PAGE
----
Kuwait has banned Michael Moore's controversial documentary Fahrenheit 9/11, calling the film insulting to the Saudi Arabian royal family.
Moore's film has sparked controversy across the world
Authorities in Kuwait, a US ally, also objected to the film's criticism of America's invasion of Iraq.
"We have a law that prohibits insulting friendly nations," said Abdul-Aziz Bou Dastour of the Information Ministry.
The controversy over Fahrenheit 9/11 has helped it break box office records for a documentary.
The film, which won the Cannes Film Festival, was the first documentary to make $100m (£54.5m) in North America.
It criticises President George Bush for being unprepared for the 11 September attacks and using propaganda to gain public support.
The Saudi royal family also features, along with claims that Saudi nationals were allowed to flee the US in the aftermath of 11 September despite the country's airspace being closed.
Abdul-Aziz Bou Dastour said the film "insulted the Saudi royal family by
saying they had common interests with the Bush family and
that those interests contradicted with the interests of the
He added: "The movie made Iraq look like a paradise whose problems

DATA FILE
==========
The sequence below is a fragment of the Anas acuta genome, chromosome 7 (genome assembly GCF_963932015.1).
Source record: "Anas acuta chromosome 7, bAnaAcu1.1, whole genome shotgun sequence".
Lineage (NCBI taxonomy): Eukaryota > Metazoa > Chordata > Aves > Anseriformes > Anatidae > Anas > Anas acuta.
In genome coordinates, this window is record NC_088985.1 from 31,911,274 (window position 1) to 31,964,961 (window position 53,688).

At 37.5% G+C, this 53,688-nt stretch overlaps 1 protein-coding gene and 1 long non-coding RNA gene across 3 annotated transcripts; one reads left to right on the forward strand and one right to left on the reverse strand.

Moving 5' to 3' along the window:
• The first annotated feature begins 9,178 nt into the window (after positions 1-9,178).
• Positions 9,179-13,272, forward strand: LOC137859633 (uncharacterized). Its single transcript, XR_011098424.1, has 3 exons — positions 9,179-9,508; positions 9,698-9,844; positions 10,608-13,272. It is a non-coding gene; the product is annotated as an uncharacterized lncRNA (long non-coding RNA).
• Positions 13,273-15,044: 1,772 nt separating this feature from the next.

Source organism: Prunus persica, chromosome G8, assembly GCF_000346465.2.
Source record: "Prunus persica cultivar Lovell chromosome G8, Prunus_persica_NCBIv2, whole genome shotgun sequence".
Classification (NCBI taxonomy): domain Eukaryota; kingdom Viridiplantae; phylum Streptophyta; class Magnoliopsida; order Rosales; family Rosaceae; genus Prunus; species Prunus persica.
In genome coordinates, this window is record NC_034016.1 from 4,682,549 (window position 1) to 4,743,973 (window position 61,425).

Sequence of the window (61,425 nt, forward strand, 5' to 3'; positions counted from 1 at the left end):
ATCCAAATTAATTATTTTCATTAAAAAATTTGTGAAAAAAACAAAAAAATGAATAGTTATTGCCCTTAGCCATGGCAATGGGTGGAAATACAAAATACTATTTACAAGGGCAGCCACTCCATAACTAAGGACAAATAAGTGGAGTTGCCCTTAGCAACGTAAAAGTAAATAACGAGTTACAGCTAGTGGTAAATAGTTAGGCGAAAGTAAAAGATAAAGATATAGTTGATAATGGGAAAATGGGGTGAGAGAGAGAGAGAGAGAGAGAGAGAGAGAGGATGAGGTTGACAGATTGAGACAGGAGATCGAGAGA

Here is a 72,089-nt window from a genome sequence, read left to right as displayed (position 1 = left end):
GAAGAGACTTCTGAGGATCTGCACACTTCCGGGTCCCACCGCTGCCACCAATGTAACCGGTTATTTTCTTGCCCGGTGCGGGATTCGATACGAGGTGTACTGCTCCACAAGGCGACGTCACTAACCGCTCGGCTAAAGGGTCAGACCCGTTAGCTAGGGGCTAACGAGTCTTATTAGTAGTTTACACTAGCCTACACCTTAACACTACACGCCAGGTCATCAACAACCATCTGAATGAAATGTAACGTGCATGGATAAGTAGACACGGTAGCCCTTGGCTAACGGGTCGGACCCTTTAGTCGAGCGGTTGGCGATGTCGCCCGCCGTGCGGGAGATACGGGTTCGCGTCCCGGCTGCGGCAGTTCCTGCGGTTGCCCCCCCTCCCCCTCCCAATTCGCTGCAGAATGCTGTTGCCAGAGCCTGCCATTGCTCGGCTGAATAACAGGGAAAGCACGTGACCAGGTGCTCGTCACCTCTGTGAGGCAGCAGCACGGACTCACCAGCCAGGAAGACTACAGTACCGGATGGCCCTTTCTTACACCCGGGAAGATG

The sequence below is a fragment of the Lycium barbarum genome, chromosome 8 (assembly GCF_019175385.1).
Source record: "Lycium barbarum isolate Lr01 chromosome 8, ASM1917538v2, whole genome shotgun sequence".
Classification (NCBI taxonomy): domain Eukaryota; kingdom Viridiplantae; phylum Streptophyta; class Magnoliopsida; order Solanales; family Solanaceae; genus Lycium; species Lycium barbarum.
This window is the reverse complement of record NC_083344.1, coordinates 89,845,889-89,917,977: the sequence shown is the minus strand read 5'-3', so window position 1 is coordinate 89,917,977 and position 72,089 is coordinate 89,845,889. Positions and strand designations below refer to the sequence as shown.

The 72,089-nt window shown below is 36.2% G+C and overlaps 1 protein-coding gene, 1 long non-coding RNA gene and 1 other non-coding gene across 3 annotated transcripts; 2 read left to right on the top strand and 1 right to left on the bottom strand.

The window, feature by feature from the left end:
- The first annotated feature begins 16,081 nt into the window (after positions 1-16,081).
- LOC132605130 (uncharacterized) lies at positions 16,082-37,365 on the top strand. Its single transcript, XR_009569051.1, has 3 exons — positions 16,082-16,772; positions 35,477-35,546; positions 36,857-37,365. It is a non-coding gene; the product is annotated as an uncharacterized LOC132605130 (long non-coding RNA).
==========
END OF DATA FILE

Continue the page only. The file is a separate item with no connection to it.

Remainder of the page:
started with the American invasion. It would have angered Kuwaitis."
Prince Turki al-Faisal, the Saudi Arabian ambassador to
London, has said Moore failed to carry out proper research for the documentary.
He said the film "criticised America's policy on invading Iraq and this was tantamount
to criticizing Kuwait for [what it did] to liberate Iraq".
The state-owned Kuwait National Cinema Co had applied for a license to show Fahrenheit 9/11 but its request was turned down by government censors.
It is showing in other Middle Eastern countries including the United Arab Emirates and Lebanon.
Meanwhile, a US newspaper is seeking a token $1 in damages from Michael Moore and the film's distributor, Lion's Gate, for allegedly doctoring its front page for the documentary.
The Pantagraph newspaper, based in Bloomington, Illinois, said the film included a shot showing a front page headline "Latest Florida recount shows Gore won the election" that never actually appeared on page one.
It said the headline only appeared in much smaller type on the letters page which reflects "only the opinions of the letter writer".
"If [Moore] wants to 'edit' The Pantagraph, he should
apply for a copy-editing job," the paper said.